User groups and events in your region?


meeting1.jpg My blog post about Access user groups and events had almost 1000 visits in the first week. That's fine but I would be interested in some discussion and information from YOU:


Are there Access user groups or events in your region?
Do you visit them? If not, why?
How isolated are you as Access user/developer?
If there's nothing - How can we help you to establish sth?


Community building with Access isn't as easy as with, let's say, SQL Server, PowerBI or Azure that get new features every day, PR, support, IT budgets... However, many Access people are tenacious. So here is the situation in the German speaking countries:


A couple of regional user groups, mostly called "Stammtisch", which means a group of regulars meeting in a restaurant. Some are frequent and well organized with a 5-15 attendees per meeting and up to 30 people at their annual presentation events. Others have fallen asleep with very few meetings and attendees or even have ceased to exist.

There are also two virtual developer groups with occasional offline meetings.

As bigger annual events we have the German Access developers conference AEK and the Access DevCon Vienna. Both mentioned and linked in the blog post.


And now I hope to hear about your user groups and events.
Even if there's nothing in your region, it would be good to know as there is a lack of communication in the worldwide Access community.


The ever curious


4 Replies

There is a regular Access „Stammtisch“ in my area. - Big shout out to Martin Asal for relentlessly organizing it for 17 years now!

However, I rarely attend in recent years because...

  • It’s hard to get to by public transport. (I live in metropolitan area and have hardly any need for a car except to get to this meeting.)
  • There is no agenda for the meetings. If someone brings up an interesting topic, that’s great if not, there is just small talk and spontaneous discussions, which might or might not be interesting.

So, I conclude these tips for the aspiring user group founder…

  1. Set a schedule and stick to it. It’s ok to change it if there is evidence that this would suit more people, but do so rarely and announce it well in advance.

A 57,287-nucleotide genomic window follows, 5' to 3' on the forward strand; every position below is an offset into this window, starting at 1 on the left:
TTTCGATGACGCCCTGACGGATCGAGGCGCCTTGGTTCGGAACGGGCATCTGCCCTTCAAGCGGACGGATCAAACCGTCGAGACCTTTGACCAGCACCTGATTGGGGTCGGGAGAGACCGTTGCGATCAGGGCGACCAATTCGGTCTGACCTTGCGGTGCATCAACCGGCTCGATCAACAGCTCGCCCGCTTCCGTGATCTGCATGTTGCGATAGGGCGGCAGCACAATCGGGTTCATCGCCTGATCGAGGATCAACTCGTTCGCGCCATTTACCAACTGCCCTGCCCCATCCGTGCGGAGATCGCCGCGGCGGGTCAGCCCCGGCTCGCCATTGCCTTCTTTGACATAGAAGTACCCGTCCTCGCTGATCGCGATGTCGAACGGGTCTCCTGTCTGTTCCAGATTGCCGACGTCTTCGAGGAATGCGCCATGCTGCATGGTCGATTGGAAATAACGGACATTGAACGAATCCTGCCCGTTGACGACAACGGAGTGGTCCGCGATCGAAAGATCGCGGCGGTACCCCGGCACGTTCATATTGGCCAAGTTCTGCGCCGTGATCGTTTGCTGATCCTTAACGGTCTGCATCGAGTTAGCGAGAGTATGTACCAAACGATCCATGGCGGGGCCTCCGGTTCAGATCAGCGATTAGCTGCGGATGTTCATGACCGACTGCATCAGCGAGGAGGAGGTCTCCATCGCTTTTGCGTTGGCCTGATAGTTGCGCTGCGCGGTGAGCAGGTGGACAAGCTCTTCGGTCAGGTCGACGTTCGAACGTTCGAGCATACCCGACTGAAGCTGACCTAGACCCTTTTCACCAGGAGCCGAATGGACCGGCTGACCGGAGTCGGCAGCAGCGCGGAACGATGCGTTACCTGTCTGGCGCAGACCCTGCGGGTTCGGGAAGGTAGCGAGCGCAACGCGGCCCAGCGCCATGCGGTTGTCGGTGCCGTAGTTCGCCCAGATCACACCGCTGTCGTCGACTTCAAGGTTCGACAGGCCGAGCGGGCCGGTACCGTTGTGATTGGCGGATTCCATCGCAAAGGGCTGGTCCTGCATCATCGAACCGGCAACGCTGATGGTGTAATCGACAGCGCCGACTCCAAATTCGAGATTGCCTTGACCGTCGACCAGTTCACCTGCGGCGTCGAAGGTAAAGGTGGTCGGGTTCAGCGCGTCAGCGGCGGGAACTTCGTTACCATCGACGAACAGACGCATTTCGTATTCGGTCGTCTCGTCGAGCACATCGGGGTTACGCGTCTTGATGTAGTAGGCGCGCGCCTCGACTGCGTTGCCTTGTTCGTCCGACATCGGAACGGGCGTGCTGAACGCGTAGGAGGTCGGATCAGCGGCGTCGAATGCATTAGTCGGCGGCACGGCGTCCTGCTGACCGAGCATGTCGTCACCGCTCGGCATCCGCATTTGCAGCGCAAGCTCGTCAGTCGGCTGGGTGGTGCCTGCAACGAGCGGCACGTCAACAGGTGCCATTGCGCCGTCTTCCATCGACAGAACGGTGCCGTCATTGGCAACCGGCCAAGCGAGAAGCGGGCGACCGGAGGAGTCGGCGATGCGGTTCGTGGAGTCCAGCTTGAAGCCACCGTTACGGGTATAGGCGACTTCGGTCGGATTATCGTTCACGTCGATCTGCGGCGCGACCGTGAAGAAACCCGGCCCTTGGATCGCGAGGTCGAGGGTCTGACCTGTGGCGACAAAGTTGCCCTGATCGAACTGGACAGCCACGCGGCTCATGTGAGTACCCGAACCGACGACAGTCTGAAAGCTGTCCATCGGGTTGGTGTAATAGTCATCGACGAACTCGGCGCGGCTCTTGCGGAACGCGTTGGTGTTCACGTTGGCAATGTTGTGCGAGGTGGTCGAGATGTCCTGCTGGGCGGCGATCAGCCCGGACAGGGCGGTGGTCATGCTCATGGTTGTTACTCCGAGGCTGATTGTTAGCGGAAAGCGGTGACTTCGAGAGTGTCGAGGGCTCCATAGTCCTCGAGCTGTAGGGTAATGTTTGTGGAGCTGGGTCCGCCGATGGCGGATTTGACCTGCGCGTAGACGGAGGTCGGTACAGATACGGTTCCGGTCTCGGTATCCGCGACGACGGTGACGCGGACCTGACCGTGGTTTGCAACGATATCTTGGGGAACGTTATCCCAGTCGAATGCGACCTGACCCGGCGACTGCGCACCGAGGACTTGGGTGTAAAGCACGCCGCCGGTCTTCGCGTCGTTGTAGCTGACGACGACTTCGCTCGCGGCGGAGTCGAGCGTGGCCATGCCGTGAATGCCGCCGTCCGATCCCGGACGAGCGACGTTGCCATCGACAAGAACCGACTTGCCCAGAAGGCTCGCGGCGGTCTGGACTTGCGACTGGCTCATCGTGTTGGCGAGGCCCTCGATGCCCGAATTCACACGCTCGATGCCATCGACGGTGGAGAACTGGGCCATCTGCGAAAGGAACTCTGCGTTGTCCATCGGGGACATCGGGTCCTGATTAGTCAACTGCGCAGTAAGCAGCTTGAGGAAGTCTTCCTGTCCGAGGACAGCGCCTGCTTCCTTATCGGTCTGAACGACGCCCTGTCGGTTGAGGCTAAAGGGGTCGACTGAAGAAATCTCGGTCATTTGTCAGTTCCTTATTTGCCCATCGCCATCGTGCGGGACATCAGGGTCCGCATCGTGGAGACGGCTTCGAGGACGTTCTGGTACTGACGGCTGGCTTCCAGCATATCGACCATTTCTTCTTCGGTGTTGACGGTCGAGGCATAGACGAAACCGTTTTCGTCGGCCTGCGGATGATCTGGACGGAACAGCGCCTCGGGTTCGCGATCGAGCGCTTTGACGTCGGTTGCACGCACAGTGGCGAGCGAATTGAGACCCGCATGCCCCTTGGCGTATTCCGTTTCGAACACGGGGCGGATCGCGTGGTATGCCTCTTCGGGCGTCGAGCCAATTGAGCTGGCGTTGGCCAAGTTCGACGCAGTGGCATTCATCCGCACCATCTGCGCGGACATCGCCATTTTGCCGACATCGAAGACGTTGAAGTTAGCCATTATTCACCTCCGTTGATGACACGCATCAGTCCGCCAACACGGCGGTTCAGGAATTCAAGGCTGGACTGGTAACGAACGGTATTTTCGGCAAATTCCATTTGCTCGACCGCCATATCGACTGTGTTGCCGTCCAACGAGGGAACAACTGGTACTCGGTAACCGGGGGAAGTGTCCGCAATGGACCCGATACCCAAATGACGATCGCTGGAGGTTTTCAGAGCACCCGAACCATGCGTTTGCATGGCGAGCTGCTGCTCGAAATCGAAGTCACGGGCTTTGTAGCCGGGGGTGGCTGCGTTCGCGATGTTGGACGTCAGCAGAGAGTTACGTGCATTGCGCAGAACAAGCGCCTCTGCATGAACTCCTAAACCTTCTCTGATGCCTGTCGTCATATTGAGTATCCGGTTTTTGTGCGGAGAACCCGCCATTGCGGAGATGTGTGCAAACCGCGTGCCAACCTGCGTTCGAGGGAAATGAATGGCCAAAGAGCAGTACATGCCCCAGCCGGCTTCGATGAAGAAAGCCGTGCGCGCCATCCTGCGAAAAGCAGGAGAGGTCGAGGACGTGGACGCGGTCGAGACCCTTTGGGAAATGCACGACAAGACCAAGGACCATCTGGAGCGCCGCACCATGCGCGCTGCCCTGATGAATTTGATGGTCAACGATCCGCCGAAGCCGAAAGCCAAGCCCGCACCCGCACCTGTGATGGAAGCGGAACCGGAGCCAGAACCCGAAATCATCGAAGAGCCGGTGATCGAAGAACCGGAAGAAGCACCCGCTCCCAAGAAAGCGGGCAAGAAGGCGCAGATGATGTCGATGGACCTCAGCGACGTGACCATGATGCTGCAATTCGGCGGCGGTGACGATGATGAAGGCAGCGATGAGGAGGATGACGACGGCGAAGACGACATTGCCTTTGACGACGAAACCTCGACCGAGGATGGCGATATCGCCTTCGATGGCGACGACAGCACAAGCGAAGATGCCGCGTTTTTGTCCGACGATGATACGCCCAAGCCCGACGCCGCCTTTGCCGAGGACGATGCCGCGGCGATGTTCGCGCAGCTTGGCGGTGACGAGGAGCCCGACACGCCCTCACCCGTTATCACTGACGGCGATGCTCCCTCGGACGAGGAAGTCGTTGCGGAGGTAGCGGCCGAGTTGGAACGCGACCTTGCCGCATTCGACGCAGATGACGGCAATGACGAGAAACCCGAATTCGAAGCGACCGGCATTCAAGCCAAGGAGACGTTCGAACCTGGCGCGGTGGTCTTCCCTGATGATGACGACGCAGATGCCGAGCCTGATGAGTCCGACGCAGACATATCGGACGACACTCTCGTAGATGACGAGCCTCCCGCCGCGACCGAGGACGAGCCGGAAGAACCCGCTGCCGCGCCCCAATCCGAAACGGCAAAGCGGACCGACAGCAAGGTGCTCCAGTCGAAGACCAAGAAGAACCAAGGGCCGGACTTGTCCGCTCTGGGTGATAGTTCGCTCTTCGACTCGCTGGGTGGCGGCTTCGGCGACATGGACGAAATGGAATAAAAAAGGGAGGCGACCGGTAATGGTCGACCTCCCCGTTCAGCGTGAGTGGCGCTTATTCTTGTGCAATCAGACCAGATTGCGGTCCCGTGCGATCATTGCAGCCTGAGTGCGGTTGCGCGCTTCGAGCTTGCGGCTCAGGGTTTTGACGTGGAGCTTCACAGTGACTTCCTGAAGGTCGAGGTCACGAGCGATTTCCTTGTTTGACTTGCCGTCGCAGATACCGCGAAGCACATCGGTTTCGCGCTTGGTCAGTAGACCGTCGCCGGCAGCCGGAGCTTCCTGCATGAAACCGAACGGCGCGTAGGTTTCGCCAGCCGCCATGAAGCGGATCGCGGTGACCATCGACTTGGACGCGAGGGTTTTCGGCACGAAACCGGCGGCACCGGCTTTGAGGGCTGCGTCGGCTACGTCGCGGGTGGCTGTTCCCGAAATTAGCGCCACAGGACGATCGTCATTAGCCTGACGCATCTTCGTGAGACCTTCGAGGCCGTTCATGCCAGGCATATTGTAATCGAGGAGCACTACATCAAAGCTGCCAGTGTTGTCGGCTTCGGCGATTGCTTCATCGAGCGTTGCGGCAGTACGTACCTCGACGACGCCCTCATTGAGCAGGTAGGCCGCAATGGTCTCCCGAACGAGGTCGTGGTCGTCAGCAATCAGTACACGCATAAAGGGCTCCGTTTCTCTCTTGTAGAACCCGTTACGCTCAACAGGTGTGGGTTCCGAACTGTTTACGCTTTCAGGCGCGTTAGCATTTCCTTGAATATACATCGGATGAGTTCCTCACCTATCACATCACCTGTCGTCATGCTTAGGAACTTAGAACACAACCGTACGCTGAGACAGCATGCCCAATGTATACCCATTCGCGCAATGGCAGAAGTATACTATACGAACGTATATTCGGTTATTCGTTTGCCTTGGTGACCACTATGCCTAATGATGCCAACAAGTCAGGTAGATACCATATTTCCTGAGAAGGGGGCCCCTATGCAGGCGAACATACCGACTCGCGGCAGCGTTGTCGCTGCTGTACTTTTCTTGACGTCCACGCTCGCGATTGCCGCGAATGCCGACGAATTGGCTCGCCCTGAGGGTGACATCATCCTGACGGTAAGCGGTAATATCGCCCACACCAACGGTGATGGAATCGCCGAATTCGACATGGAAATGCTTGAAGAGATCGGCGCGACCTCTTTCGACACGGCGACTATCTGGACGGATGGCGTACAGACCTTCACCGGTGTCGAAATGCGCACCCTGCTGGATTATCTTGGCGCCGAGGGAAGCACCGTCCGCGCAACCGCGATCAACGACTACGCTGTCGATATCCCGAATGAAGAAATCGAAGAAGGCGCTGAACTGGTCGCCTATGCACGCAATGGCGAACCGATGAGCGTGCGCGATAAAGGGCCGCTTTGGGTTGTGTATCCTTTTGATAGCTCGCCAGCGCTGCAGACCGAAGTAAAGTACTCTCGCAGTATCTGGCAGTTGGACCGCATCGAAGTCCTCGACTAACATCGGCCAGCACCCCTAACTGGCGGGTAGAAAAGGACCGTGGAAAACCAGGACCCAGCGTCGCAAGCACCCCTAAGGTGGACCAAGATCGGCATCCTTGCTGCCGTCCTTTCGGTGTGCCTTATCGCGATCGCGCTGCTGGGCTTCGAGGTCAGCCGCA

2. Find a suitable location that is easy to reach for most people. If you decide on a café/bar/restaurant make sure it’s not too noisy. Ideally you can find one where you can use a separate room for you meeting. - Same rules apply to changing it as for the schedule.
  3. Try to set and announce an agenda for every meeting, even if is tiny. A short presentation, a topic for discussion, whatever comes to mind. This is an additional incentive to attend. Nevertheless, leave room for open discussion and spontaneous topics. You’ll probably be the one preparing that for the first couple of times.

Hi Phil,

yep, suitable location and announcing the next agenda are important points!

I could have written more about "details" like this in the blog article. However just with the basics it's been already too long for a blog post that I fear, not all visitors will read through completely. ;)


Karl, I guess the cause for people not reading the post is not its length. It’s rather that it deals with two separate topics directed to completely different audiences.


The vast majority of readers will be interested in finding out about an existing AUG or event, not starting their own. For them a list of the most important events and tips on how to find more local events and groups is important. – Mainly Tip 8 from your post, and only bits and pieces of the rest.


The other, much smaller, segment of your audience is people who actually consider starting a new group themselves. (Some people might transition from the first segment to this one after not finding an existing group.) For these people your post cannot be long enough. If they consider such an undertaking, they will be hungry for any information and advice they can get.

No, Phil, the target audience is (almost) one and only. My intentions:


Tip 2 is about doing a web search etc. to find a group. If people really find a good one, they attend, are happy, don't need much further advise, maybe the list of bigger events that follows later. The article was just a little incentive.


However, there are by far not enough Access user groups and events in the world. The vast majority will not find sth (or not sth that is really alive). That's why most of the article is about setting up or reviving, organizing and maintaining.


Certainly for all this the text is not long enough, due to the nature and format of a blog that I'm already stressing. Therefore tip 9 links Jono's paper of another 35 pages. That again is just an excerpt of his 500 pages book about community building.


Luckily, to avoid such a heavy necessity I conclude with tip 10 about support and advice here. :)